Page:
Friday, March 08, 2019

Something I discovered about St. John of God

Something hardly ever noted in popular accounts of his life.

He was abducted as a child.
John of God was born João Duarte Cidade (Portuguese form, the Spanish form is João Cidade Duarte) in Montemor-o-Novo, now in the District of Évora, Kingdom of Portugal, the son of André Cidade and Teresa Duarte, a once-prominent family that was impoverished but had great religious faith. One day, when John was eight years of age, he disappeared. Whether he had been deliberately kidnapped, or whether he had been seduced from his home by a cleric who had been given hospitality in the home, is not clear. According to his original biography, his mother died from grief soon after this and his father joined the Franciscan Order. 
The young Cidade soon found himself a homeless orphan in the streets of Oropesa, near Toledo, Spain. There, in a foreign land, he had no one to care for him, nothing on which to live and he had to be content with whatever food he could find. He was eventually taken in by a man called Francisco Mayoral and the boy settled down as a shepherd caring for his sheep in the countryside. - Wikipedia
"Seduced from his home by a cleric..."

I never noticed that before, nor do I recall coming across it in any biography of the saint.  As I noted on Facebook, St. John of God suddenly becomes an even more interesting saint, deserving of our notice in these days of child sexual abuse scandals by clergy, as well as the problem of human trafficking - especially as it involves children.

The abduction question seems to me to be more credible since it arose with his original biographer, Francisco de Castro.
Francisco de Castro was the chaplain at John of God’s hospital at Granada. As a youth he knew the Saint and he used material gathered from eyewitnesses and contemporaries of his subject. It was published at the express wish of the Archbishop of Granada who gave financial backing to its publication. Castro began writing in 1579, twenty-nine years after John of God’s death, but he did not see it published for he died soon after completing the work. His mother, Catalina de Castro, had the book published in 1585. - source
The suspicion he was taken by a cleric who might have seduced him is startling, and relates so well to our times.  Clerical seduction and abuse, albeit seemingly pervasive in the 20th century, is obviously not endemic just to our epoch.

How did John deal with it?

Obviously in his days complaints of abuse and ill treatment were not dealt with in the same manner we do today.  John didn't file lawsuits or claim PTSD, much less write a book on what he suffered as a child.  There's no evidence he complained of parental neglect or blamed any of his failings on the abuse he suffered.  He joined the military and had a string of occupations, even accused of theft and dereliction of duty.  Military life wasn't exactly virtuous, so I suspect - I may be wrong - that the saint has some moral problems as well.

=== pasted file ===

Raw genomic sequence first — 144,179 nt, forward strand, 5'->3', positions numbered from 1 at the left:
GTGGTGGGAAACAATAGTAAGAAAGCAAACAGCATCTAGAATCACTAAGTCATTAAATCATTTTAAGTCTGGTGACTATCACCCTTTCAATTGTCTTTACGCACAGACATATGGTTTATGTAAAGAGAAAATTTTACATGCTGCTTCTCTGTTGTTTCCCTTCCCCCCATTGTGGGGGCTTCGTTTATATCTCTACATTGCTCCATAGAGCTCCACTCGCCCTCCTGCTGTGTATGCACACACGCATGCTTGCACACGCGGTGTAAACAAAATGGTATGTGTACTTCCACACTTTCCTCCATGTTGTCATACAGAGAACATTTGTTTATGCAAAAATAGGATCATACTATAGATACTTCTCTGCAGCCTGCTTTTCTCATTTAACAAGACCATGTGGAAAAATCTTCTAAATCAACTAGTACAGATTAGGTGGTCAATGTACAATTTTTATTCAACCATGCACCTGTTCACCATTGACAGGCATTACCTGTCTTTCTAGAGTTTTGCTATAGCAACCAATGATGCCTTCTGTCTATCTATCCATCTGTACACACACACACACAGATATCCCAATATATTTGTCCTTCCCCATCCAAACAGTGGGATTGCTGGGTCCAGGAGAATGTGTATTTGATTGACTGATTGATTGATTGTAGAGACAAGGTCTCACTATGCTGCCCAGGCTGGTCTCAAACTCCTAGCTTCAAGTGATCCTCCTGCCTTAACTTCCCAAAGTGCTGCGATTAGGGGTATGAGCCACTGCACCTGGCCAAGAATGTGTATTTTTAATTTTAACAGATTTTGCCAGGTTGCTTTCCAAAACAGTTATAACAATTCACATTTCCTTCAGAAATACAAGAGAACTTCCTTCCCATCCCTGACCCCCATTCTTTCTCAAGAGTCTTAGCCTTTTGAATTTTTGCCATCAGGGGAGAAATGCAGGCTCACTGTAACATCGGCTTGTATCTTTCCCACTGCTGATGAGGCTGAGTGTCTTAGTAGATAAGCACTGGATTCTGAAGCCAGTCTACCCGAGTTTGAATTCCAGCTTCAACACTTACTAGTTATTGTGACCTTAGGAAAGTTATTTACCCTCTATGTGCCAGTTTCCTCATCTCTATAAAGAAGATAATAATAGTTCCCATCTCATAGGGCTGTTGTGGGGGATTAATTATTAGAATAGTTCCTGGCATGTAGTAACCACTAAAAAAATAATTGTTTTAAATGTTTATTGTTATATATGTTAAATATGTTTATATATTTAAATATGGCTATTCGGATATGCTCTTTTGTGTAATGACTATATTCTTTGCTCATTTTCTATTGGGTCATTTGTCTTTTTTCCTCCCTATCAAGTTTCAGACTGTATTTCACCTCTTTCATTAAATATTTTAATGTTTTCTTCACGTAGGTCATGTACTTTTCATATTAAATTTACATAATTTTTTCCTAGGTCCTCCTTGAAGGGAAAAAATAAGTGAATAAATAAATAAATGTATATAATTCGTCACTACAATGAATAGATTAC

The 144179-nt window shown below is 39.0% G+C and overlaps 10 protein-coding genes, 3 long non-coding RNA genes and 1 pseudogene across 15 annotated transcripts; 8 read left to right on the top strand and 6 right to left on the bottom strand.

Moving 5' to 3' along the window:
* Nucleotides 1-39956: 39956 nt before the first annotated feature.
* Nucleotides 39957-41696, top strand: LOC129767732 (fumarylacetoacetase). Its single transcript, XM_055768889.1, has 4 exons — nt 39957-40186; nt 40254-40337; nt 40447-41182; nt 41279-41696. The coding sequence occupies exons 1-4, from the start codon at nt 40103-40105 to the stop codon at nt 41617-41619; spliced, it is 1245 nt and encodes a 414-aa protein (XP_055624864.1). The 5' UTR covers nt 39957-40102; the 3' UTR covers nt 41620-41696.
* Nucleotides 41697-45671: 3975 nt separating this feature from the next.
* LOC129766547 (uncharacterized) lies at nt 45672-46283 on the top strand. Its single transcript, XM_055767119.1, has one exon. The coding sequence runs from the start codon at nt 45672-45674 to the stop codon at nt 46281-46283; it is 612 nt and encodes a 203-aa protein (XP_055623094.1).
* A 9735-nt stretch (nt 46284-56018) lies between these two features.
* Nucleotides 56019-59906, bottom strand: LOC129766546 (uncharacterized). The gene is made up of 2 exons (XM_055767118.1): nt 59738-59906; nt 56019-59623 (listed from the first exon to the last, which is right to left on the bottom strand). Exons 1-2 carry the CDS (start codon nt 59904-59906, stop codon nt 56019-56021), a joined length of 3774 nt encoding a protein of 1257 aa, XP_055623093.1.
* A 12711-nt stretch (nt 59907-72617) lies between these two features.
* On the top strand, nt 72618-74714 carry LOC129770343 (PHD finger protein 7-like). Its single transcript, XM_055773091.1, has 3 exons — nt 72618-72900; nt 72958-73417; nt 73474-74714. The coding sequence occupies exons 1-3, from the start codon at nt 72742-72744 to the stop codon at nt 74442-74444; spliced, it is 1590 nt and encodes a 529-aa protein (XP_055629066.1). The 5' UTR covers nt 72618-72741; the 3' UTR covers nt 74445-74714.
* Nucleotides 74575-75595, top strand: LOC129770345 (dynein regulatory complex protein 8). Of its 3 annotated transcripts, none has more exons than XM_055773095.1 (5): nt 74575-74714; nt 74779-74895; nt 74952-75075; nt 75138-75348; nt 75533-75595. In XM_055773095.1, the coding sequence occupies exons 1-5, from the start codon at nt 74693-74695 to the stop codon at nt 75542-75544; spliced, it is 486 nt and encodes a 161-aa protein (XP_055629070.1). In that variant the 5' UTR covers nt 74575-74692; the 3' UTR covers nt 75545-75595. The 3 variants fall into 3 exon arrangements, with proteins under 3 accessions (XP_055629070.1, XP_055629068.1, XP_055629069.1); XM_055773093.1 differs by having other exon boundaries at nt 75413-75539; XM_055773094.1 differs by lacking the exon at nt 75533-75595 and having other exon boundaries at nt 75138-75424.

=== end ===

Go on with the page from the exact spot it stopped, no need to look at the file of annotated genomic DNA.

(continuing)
After many travels and troubles, the saint had a vision of the Infant Jesus who instructed him to go to Granada, and gave him his name, John of God.  There he became a bookseller of devotional works.

Mental illness and sanctity. 

Later, after an intense conversion experience following a sermon by S. John of Avila, the saint encountered mental difficulties.  Some biographers suggested he feigned mental illness as a sort of 'fool for Christ', I wonder if it wasn't more a sort of purification, mixed with a sort of mystical grace which Teresa of Avila mentions when discussing the foolishness for Christ St. Francis of Assisi experienced.  I don't know what the Church says in that regard however.
"At the age of 42, he had what was perceived at the time as an acute mental breakdown. Moved by the sermon, he soon engaged in a public beating of himself, begging mercy and wildly repenting for his past life. He was incarcerated in the area of the Royal Hospital reserved for the mentally ill and received the treatment of the day, which was to be segregated, chained, flogged, and starved. John of God was later visited by John of Avila, who advised him to be more actively involved in tending to the needs of others rather than in enduring personal hardships. John gained peace of heart, and shortly after left the hospital to begin work among the poor." - Wikipedia
John of God was instructed in a vision of Our Lady to work with the poor, which he did, while many continued to suspect he was mentally ill.  Eventually the Bishop helped him and others came to assist him in his work, leading to the establishment of the Brothers Hospitaller.

Abducted, abused, orphaned, inconstant, eccentric, and no support group or therapy save the Love of God - Caritas.